Keep your shots steady When possible, use a tripod. Follow the action Use trucking shots Get sequences. GMJAU - Home. Now in our 8th year of publication, GMJ/AU features a new look website and sightly altered pattern of publication (Autumn – Spring). In this 2014, Autumn publication (Vol. 8 # 1), we feature 5 papers, 1 interview, 3 book reviews and our usual Australian Media Monitors written by Dr Tim Dwyer. In Chengju Huang’s paper, Power, ambition, and arrogance: Lessons of Bo Xilai’s “Singing Red Song” campaign as a political communication project, the author tracks a highly controversial mass red song campaign in Chongqing by then Party chief of Chongqing Bo Xilai.

The paper traces the roots of the campaign and assesses its problems – many of which led directly to the fall of Bo. Roumen Dimitrov’s Do social media spell the end of journalism as a profession? Offers a diagnosis of the impact of social media on professional journalism. I would like to thank all referees and readers of the articles published in this issue upon which the standard of this publication depends.

May 2014 Scope Disclaimer. Reuters Institute Digital News Report. #HeyASIO: online users respond to tough new terror laws with tongue-in-cheek messages. Global Privacy Enforcement Network | An International Network to Foster Cross-Border Co-operation. Online metadata and exif viewer. Shooting Pieces to Camera: Some examples of my work. Yelvington.com | Steve Yelvington's media weblog. Center for Applied Internet Data Analysis. 5 tools to transform or enhance text-heavy articles. Credit: Image by JM Some rights reserved.

During the news:rewired conference last week, Ezra Eeman of Journalism Tools gave delegates a list of essential tools journalists should be aware of when creating enganging content for their audiences. Some of these tools can be applied directly to text-based articles to add a multimedia element and, overall, a more colourful story. There are 50,000 news apps every month, not counting new web online tools found around the internet which journalists can use, said Eeman, and it can be quite difficult to sift through them.

Pick some tools that really suit your workflow, be consistent and stick to them and then dig into themEzra Eeman, Journalism Tools "There is an 'appageddon' of apps being released every month," he said, "and it can be difficult to keep up with everything. Here are five of the tools Eeman highlighted that journalists can use to make their articles more engaging. Soundcite Odyssey Sprites. Guardian Australia: lessons in online-only publications. When the Guardian launched its online-only Australian edition in May 2013, the site faced competition from already established national sites such as ABC, and the 18-strong editorial team operating out of its Sydney office were working around the clock to get the outlet up and running.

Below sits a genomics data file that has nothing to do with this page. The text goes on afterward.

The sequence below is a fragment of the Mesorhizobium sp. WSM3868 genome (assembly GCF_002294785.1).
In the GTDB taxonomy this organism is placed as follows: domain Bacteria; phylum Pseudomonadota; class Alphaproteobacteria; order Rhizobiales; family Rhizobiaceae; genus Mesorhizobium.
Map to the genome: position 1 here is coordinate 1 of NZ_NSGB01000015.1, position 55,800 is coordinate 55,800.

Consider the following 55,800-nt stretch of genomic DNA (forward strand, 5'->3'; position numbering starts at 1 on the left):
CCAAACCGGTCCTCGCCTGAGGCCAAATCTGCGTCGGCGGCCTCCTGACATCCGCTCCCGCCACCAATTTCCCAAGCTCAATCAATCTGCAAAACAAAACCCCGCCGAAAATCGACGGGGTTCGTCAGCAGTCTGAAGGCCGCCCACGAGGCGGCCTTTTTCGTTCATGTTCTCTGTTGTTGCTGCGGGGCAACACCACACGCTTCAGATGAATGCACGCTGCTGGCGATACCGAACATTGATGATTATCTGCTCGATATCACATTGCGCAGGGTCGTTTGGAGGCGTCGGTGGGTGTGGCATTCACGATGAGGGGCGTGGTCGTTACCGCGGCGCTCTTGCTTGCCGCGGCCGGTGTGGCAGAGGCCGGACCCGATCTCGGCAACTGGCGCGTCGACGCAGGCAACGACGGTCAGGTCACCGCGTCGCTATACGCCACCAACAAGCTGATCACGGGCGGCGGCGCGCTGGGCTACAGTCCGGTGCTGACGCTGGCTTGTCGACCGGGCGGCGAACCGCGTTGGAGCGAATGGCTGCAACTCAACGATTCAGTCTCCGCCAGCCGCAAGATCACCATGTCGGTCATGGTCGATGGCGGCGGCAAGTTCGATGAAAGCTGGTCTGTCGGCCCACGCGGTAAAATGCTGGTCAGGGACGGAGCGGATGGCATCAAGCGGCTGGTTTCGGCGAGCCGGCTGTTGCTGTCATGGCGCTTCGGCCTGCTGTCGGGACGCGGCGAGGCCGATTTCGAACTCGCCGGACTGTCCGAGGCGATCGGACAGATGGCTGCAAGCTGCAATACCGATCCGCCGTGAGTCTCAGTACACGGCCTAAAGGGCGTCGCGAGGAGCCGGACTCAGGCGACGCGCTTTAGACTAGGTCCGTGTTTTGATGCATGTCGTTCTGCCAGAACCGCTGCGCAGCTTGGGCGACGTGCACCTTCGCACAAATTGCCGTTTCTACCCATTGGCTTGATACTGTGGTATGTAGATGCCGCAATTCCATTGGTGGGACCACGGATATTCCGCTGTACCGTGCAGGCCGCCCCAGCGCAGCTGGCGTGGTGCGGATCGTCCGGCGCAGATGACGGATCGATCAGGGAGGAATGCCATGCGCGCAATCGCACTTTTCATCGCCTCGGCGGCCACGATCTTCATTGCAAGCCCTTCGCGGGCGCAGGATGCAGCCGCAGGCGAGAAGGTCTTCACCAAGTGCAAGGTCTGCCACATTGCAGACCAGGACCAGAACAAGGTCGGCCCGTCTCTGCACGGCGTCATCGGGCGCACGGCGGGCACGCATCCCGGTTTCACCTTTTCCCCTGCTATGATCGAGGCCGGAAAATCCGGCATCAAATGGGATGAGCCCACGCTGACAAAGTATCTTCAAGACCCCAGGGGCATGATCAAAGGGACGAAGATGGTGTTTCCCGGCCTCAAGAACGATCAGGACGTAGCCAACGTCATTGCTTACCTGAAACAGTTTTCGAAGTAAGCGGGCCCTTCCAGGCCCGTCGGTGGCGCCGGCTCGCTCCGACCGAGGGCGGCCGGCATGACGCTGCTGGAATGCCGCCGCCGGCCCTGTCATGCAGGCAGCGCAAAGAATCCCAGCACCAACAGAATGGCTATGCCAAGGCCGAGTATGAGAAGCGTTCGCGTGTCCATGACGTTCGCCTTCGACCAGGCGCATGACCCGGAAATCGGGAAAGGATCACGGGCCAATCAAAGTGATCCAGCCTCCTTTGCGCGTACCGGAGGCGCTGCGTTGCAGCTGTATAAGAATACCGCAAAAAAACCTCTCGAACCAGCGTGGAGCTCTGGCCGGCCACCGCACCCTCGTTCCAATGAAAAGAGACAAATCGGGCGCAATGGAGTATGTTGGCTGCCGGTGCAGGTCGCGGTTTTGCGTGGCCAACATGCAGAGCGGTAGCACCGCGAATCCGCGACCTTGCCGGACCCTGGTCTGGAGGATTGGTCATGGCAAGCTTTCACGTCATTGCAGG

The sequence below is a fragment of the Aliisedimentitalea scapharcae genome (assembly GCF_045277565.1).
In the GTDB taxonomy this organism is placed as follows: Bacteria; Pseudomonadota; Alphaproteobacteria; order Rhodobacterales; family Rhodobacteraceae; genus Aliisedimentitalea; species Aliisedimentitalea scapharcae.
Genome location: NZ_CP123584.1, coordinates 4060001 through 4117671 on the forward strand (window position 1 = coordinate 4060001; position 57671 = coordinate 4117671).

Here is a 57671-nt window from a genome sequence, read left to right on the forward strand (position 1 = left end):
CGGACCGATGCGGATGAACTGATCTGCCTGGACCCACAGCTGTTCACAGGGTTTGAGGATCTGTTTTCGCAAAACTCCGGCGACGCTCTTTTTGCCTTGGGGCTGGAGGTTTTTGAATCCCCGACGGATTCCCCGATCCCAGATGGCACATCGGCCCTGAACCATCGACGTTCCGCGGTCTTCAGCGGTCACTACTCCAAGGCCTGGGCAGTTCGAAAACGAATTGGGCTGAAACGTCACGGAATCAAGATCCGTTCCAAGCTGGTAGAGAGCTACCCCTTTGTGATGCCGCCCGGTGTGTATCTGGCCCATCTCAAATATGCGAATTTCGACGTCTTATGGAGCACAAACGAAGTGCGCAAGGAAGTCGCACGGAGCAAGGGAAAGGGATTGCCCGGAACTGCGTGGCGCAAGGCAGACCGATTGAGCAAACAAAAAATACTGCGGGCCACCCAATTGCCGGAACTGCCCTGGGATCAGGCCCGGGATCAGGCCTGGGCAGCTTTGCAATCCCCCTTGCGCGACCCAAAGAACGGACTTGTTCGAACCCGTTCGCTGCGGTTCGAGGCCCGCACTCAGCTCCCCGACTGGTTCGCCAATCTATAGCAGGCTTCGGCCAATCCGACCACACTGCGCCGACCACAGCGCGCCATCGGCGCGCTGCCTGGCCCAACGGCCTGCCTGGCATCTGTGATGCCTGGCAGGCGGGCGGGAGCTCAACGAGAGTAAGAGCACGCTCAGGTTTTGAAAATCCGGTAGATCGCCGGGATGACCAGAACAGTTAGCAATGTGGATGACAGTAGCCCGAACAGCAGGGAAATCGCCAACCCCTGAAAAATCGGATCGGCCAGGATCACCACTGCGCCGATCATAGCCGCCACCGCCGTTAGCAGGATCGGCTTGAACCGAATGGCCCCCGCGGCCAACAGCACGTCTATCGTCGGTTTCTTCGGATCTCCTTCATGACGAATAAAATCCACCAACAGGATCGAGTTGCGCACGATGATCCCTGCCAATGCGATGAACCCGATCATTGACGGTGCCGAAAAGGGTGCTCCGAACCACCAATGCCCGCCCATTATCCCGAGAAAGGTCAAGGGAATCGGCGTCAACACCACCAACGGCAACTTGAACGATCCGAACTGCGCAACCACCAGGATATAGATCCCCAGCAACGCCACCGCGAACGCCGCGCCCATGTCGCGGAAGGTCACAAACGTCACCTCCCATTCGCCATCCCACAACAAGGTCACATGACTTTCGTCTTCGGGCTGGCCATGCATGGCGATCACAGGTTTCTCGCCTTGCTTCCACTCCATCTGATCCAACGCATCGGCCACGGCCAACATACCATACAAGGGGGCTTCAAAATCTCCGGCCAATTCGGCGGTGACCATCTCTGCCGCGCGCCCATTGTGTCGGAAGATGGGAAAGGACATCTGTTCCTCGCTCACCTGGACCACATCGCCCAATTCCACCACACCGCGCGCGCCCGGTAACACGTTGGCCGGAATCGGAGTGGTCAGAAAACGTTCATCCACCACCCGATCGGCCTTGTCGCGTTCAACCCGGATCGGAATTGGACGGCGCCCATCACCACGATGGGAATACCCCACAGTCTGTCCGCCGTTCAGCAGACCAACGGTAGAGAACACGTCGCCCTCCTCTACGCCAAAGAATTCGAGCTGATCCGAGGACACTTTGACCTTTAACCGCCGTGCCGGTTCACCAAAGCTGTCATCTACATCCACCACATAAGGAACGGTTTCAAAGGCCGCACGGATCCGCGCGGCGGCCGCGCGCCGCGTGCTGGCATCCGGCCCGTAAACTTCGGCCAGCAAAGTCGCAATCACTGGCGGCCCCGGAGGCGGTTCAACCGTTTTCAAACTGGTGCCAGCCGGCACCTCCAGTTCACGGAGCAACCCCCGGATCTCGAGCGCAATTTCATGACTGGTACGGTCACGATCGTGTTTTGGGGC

Little over 12 months later, Guardian Australia is one of the country's top ten news sites, according to Nielsen Online, and receives 5.55 million monthly unique visitors, according to the latest figures from the Audit Bureau of Circulation. The team, headed up by editor-in-chief Katharine Viner, who is also deputy editor of the Guardian, has more than doubled to almost 50, including 29 reporters in addition to commercial and technical staff. In terms of revenue, the outlet is also almost 300 per cent up on its initial estimates, said Viner, with year-on-year growth of nearly 950 per cent.

"When Reza Barati was killed it was a big moment, people were holding candle-lit vigils," she explained. 10 useful iOS apps for mobile journalism. Credit: Photo by Mark Hakansson As people increasingly turn to their mobile phones to catch-up with the news, or to engage with social platforms, more newsrooms are realising the full potential of mobile devices at all stages of the reporting process. Glen Mulcahy, innovation lead at Irish broadcaster RTÉ, shared some of his favourite mobile reporting tips and tools at a news:rewired+ session hosted by Journalism.co.uk last week.